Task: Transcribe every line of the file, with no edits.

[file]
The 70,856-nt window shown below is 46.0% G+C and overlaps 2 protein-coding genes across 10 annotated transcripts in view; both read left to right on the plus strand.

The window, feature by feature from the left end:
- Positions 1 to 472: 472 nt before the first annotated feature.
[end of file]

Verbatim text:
The 70,856-nt window shown below is 46.0% G+C and overlaps 2 protein-coding genes across 10 annotated transcripts in view; both read left to right on the plus strand.

The window, feature by feature from the left end:
- Positions 1 to 472: 472 nt before the first annotated feature.